verb (used without object), joked, jok·ing.
verb (used with object), joked, jok·ing.
Origin of joke
Synonyms for joke
Examples from the Web for joking
Contemporary Examples of joking
At first, she thought he was just joking around, but soon, Mulvehill was scaring her, according to the report.School Shooters Love This Pickup Artist Website
December 5, 2014
All joking aside, what was once considered an expensive gimmick is on the verge of going mainstream.Welcome to Oculus XXX: In-Your-Face 3D is the Future of Porn
October 18, 2014
The best celebrities understood that Rivers' joking wasn't personal, said Kotsiopoulos.Melissa Rivers: Life After Joan—A Funny, Moving Celebration on a Special 'Fashion Police'
September 20, 2014
At the end of that sequence, Johnny was joking around and said, “We should just put them to work and retire.”Kevin Smith's Marijuanaissance: On 'Tusk,' 'Falling Out' with Ben Affleck, and 20 Years of 'Clerks'
September 9, 2014
“A few bad shows, a few failures, and I could be sleeping on the street,” she once said, not joking.Joan Rivers: 'Death Is Like Plastic Surgery'
September 4, 2014
Historical Examples of joking
"I think more of the sorrows of Sir Condy," says my master, joking like.Tales And Novels, Volume 4 (of 10)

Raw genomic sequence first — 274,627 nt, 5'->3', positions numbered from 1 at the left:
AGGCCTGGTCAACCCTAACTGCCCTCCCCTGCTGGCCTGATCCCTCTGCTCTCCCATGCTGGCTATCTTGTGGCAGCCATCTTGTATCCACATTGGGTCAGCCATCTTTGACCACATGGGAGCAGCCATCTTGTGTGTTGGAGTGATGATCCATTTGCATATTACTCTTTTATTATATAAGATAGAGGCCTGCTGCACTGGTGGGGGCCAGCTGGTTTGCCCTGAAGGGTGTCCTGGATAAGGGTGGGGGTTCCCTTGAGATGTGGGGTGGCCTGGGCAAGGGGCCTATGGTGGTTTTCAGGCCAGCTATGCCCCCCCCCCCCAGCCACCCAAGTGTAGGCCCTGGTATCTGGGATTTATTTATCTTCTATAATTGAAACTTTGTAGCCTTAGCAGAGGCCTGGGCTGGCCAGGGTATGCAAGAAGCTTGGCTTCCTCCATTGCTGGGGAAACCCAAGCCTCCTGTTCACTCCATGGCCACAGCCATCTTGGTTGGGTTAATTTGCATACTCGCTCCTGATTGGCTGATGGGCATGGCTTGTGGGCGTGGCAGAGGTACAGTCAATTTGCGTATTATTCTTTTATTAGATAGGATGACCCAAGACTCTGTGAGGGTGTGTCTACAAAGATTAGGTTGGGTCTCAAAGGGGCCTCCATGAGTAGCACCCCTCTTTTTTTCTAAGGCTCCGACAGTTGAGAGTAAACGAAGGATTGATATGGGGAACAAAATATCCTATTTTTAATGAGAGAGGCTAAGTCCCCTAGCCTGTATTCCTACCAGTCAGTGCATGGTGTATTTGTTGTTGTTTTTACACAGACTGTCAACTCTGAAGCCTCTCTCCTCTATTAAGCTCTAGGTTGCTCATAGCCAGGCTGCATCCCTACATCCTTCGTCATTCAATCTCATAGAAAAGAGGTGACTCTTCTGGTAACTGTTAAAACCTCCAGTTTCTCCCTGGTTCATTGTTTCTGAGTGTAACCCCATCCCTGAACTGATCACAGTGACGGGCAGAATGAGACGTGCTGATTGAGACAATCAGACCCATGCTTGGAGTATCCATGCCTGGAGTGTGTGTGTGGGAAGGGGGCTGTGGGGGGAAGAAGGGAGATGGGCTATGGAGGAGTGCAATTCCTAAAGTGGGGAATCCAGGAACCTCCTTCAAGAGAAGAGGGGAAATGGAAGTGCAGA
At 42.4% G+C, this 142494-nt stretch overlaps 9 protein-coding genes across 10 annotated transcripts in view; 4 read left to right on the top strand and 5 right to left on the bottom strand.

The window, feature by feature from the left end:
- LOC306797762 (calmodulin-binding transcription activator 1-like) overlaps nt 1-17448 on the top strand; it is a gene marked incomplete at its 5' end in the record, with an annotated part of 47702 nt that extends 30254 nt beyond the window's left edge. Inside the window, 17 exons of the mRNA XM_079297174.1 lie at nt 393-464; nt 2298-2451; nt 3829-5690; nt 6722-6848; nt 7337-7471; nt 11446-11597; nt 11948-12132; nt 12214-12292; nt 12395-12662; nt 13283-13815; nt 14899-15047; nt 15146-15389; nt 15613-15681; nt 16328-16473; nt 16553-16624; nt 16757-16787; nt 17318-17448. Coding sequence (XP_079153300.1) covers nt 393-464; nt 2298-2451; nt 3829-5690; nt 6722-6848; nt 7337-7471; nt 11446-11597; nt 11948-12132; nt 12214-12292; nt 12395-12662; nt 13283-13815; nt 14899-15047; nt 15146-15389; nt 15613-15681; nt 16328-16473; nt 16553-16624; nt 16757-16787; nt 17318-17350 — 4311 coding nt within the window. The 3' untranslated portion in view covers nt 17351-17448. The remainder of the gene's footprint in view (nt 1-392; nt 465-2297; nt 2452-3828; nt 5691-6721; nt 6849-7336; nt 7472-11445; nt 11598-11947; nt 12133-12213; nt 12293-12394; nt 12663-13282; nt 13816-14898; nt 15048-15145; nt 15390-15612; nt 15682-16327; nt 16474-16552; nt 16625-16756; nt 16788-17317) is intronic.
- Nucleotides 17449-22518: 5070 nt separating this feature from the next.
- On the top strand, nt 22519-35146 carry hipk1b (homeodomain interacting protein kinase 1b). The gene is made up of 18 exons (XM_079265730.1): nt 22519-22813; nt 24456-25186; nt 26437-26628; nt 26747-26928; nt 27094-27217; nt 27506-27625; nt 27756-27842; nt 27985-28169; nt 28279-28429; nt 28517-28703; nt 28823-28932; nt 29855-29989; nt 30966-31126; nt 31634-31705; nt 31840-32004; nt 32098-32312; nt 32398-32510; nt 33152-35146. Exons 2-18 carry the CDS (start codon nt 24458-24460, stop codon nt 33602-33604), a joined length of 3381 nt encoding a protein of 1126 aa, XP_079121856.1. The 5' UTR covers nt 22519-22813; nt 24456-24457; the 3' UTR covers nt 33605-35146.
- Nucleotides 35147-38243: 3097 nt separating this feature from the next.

Arthur was not inclined for joking; the affair perplexed him in no ordinary degree.The Channings
Mrs. Henry Wood
Joking is undignified; that is why it is so good for one's soul.Alarms and Discursions
G. K. Chesterton
Miss G. You're joking,—and I believe, sir, you're not over and above sober.Tales And Novels, Volume 8 (of 10)
I was just joking about how you never get over thinking I'm a little boy.Alice Adams
Word Origin for joke
1660s, "to make a joke," from Latin iocari "to jest, joke," from iocus (see joke (n.)). Related: Joked; joking.
1660s, joque, "a jest, something done to excite laughter," from Latin iocus "joke, sport, pastime," from PIE root *yek- "to speak" (cf. Breton iez "language," Old High German jehan "to say," German Beichte "confession").
Originally a colloquial or slang word. Meaning "something not to be taken seriously" is 1791. Practical joke "trick played on someone for the sake of a laugh at his expense" is from 1804 (earlier handicraft joke, 1741). Black joke is old slang for "smutty song" (1730s), from use of that phrase in the refrain of a then-popular song as a euphemism for "the monosyllable."
see all joking aside.
see crack a joke; dirty joke; no joke; sick joke; standing joke; take a joke.